What a strange phrase, death with dignity. Do we need to say life with dignity? (How many things that we do in life are not dignified, but are still a part of living!) I’m sorry to let people in on the secret, but so much of the end of life is not very dignified, not what I have observed. What is dignified about laying in bed, having someone clean you and turn you, and being unable to answer the insipid remarks some people will make at your bedside?
I worry sometimes about the verbiage people choose, but I do understand the concept. No one wants to be unable to communicate and be at everyone else’s mercy, (and what is done to you no longer in your control). Loss of control, fear of being done to, reverting to our infant state, having pain and suffering unalleviated, outlasting our bodies and burdening our loved ones with the physical care, I believe these things are what prompt most people to seek the death with dignity option.
I have to tell Carol’s story to give you a glimpse of what is feared. Carol was nearly eighty when she received a cancer diagnosis with the news that surgery was not possible, and she decided to move near her adult children to have her last few weeks or months, whatever was left, spent with them. She told me right away that she did not want to be a burden to them, and she had no intention of having them take care of her when she couldn’t take care of herself anymore. I remember sitting on the bed in her room during this conversation, and just asking her to consider that maybe she would not be a burden for them, but a gift, like I felt my mother had been to me and my sisters as she was dying.
Later, Carol sought information on the death with dignity law, with the intent to take a lethal dose of medication when the time came, and feel both that she had some control over the how, and when, and spare her children. At each juncture of decline over the next few weeks, Carol would tell me things like “I don’t ever plan to use that oxygen” or “I’ll be dead before I need a hospital bed”. One day dawned with the realization that a bed was needed, a commode, and soon the inability to get out of bed. Over these days of progressive weakness was a despair to “just get it over with” and hurry up to get the drugs needed to be able to die on her terms. I guess it is a “safety” feature, that a person who wants to acquire the drugs to use with the death with dignity legislation must first have two doctors who will attest to the terminal state of the person (this takes some time to arrange) and over two weeks ensue after the paperwork is filed before the person can actually get the drugs. And the person must be able to take the 90 pills, or liquid, on their own. A number of hurdles for a person who is dying soon.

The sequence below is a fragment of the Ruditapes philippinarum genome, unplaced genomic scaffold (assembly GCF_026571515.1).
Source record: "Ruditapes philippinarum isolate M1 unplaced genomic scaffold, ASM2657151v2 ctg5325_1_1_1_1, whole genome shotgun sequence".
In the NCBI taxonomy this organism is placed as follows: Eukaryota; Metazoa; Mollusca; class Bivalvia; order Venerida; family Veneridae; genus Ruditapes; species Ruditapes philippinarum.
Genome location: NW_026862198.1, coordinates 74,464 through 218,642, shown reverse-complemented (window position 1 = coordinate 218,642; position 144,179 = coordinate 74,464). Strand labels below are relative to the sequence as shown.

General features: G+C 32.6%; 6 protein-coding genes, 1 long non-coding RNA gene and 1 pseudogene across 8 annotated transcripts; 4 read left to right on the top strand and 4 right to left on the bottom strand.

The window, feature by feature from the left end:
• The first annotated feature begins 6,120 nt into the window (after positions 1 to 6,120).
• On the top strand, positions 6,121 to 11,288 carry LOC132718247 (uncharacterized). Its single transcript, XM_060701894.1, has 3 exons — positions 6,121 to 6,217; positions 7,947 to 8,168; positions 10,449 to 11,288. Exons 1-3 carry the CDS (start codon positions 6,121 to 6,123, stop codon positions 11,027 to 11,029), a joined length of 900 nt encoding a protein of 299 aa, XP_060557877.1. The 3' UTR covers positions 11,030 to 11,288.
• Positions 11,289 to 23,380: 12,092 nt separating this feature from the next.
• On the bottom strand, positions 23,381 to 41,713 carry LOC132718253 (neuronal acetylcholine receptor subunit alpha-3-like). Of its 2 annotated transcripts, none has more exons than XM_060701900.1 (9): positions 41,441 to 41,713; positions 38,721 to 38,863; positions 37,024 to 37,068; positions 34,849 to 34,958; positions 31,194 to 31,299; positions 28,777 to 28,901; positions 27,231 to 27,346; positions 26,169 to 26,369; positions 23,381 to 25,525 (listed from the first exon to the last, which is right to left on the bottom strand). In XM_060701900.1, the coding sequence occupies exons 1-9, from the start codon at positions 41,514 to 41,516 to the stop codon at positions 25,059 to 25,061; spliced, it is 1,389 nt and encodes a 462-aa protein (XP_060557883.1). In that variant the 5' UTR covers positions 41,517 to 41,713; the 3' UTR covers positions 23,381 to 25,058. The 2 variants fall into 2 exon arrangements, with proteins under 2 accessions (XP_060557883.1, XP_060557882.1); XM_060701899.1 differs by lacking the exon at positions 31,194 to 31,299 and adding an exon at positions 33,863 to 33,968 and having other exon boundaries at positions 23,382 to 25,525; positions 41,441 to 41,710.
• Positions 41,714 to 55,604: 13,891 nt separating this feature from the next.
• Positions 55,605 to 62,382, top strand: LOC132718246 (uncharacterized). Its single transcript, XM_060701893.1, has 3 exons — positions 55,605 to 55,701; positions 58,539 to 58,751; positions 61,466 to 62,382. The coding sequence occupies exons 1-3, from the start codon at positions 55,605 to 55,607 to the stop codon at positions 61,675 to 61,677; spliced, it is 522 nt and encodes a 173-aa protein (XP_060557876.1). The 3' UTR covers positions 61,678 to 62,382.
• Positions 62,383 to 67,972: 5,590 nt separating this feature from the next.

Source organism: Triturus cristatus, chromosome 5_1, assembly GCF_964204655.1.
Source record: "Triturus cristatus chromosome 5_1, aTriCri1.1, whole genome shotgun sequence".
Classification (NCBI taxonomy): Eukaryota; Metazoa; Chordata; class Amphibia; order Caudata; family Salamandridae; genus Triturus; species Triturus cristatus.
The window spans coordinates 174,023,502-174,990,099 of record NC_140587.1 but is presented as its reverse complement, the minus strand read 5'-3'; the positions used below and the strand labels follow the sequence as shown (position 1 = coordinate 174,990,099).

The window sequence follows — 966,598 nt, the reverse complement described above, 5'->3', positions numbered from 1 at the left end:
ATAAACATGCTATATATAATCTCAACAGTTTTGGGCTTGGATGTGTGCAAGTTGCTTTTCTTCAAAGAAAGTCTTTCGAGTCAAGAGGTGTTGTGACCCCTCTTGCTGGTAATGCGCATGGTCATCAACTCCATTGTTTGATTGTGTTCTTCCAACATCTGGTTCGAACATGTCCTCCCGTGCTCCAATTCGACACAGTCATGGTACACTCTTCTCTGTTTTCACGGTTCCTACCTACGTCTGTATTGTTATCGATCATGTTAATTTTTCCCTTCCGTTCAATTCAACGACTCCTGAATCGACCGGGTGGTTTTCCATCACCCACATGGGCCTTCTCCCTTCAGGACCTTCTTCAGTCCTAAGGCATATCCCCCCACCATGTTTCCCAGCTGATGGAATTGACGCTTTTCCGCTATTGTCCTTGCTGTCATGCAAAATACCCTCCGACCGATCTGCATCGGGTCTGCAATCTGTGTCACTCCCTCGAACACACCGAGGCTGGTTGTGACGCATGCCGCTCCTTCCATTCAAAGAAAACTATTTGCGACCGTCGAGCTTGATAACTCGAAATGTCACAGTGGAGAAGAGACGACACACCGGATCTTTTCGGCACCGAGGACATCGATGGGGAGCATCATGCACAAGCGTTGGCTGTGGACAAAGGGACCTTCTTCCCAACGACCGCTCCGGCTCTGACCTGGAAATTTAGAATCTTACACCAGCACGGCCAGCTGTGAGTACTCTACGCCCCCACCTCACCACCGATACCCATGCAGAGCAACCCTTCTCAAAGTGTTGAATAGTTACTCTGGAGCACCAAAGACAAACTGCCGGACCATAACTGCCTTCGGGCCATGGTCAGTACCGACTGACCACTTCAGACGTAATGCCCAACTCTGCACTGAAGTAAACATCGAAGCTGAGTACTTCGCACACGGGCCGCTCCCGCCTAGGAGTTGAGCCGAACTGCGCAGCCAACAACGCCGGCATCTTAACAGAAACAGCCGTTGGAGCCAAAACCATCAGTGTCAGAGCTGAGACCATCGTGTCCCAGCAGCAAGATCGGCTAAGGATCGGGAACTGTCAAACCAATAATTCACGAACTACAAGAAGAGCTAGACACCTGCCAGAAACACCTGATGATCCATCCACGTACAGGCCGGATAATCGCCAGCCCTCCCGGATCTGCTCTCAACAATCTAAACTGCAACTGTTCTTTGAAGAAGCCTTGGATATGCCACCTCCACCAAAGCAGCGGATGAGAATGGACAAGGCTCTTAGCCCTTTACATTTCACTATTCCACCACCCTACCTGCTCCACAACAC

Carol’s disease process sped up after she decided to pursue obtaining the drugs. I watched the race of time, her great desire to be in control of the moment and not become totally dependent and her treacherous body, slipping quickly into that phase of living that we term actively dying. Too late…. even if the pills were available- she would not be able to swallow them. Too late….the family spending nights and days, feeling the awesome burden of alternating pain medication with repositioning and cleaning the frail body of their mother. Too late….to have the dignified part of the dying in Carol’s control.
The last visit I made, after we had turned over the unconscious Carol and I could see the tell-tale signs of imminent death, I was overwhelmed with the sense that I had failed her, we all had failed her, in not meeting her wish, to have death occur on her terms. But another voice whispered to me, life is never fully on our terms, and never, ever in our control. Just know that we take away something beautiful when we bathe and care for our dying loved ones. Yes, even dignified, or worthy of respect. Even sacred.